They do not generally specialize in the economies of the countries whose policies they oversee, often do not live in those countries and mostly work from Washington, D.C. and have little appreciation for the political circumstances under which the governments operated. When crises arise, therefore, says Stiglitz (2001), the IMF instinctively blames the governments of the countries suffering the crises.
Third, critics say that the policies were imposed all at once, rather than in an appropriate sequence. For example, the IMF demands that countries it lends to privatize government services rapidly—that is, sell them to private investors rather than operate the services itself—such as water supply and utilities. According to Stiglitz, this is a result of the IMF’s “market fundamentalism,” a blind faith in the free market, that ignores the fact that the ground must be prepared for privatization. Private owners are most interested in operating a company efficiently, which often means letting go of staff.
But, says Stiglitz (2002), if a country’s unemployment program and other social safety nets are not sufficiently developed, those fired staff will have no way to support their families. “Privatization needs to be part of a more comprehensive program, which entails creating jobs in tandem with the inevitable job destruction that privatization often entails. Macroeconomic policies, including low interest rates, that have helped create jobs, have to be put in place. Timing (and sequencing) is everything.”
Fourth, critics say that the IMF was not open to criticism or public oversight when working on these policies, leading to arrogance and a lack of connection to the reality on the ground in the affected countries. For example, Stiglitz points out that the agreements between the IMF and borrower countries were always kept secret from the general public in those countries. Sometimes, he says, the agreements were kept even from him and his colleagues at the World Bank when working on joint projects with the IMF.
At the same time, the government officials of borrowing countries often felt powerless to question the IMF’s policies, believing that just to ask a question would be viewed by the IMF as a challenge to its authority and jeopardize the loans it was offering. A great lack of trust, therefore, characterized relations between the Fund and its borrowers, as the public and governments of its borrower countries felt out of the loop on the decisions that would shape their economic future.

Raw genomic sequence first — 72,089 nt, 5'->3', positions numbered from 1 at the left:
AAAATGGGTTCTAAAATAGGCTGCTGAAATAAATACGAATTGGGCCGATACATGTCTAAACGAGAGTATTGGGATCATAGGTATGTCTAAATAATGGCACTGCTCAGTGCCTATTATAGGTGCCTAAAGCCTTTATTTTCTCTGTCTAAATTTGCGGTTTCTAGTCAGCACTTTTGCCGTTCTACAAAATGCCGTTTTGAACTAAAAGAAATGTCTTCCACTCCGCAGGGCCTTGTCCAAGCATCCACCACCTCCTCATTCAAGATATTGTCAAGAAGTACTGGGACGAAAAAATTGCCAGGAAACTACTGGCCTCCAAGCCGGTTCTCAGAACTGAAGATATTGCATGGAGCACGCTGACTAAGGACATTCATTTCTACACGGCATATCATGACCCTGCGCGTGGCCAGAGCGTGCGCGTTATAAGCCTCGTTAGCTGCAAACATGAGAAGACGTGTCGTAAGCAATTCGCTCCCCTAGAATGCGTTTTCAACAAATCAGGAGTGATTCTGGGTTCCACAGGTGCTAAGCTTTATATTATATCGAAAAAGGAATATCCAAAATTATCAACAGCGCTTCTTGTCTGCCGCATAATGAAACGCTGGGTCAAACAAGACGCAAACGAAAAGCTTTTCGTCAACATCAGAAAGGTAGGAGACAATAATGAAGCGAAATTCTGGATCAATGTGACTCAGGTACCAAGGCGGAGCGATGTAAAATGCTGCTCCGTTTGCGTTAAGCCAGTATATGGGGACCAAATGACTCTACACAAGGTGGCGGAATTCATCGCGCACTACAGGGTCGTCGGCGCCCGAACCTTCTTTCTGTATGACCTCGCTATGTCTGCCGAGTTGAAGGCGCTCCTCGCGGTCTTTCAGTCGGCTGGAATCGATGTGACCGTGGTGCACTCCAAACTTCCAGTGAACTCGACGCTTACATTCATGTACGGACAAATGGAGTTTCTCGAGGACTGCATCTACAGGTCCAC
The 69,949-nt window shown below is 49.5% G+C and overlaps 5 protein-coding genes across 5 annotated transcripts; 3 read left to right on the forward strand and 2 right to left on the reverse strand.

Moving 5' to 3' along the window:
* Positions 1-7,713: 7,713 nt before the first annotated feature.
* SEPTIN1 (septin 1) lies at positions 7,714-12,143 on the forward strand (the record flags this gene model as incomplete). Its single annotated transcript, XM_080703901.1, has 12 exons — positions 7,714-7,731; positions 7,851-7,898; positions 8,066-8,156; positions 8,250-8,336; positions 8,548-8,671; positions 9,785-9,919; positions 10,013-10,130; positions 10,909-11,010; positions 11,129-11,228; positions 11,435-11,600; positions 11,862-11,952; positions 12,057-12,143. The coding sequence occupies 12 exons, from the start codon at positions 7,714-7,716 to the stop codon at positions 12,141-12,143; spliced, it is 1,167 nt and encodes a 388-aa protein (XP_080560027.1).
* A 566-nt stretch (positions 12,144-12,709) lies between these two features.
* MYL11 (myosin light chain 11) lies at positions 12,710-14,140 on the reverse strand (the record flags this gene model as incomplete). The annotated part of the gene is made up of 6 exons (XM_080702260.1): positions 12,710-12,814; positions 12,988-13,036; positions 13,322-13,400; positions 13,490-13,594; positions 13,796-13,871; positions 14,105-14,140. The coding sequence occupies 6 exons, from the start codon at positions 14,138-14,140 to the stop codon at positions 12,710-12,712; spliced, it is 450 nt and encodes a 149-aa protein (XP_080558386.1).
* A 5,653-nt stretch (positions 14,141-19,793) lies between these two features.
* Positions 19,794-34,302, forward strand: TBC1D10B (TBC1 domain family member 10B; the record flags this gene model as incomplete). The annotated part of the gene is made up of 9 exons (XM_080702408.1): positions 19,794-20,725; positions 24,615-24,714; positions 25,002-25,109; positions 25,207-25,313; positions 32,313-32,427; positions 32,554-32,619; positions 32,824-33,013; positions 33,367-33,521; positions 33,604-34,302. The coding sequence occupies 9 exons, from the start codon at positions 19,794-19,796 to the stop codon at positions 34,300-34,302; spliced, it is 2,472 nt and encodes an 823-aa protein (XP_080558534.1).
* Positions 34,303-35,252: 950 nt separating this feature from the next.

Some opponents of the IMF, and globalization in general, go even further. They claim that the entire international financial system is corrupt and unfair. They criticize not just the implementation of the Washington Consensus, but its very existence. One group, for example, called 50 Years Is Enough, argues that the IMF, World Bank, and the World Trade Organization (WTO) are anti-democratic institutions, responsible for the impoverishment of the developing world and benefiting only rich countries and multinational corporations.This group wants an immediate end to the IMF’s policies, a cancellation of all outstanding government debts in the developing world (discussed in more detail below), and reparations for the damage, in their view, that the IMF and World Bank’s policies have caused.
As you can see, three views of the IMF’s role are possible. First, the IMF views itself as committed to sound financial management, lending money and providing surveillance and advice to help countries avoid economic collapse. Second, however, IMF critics claims that the IMF’s policies are often poorly planned, and even counter-productive. Third, the most radical critics of the IMF contend that the whole international finance system, of which the IMF is one of the leading institutions, should be dismantled for the benefit of the world’s poor.
Click here to watch Laurence Meyer, a former governor of the Federal Reserve Bank, discussing the operations of the International Monetary Fund (IMF) and the reasons why it is so controversial.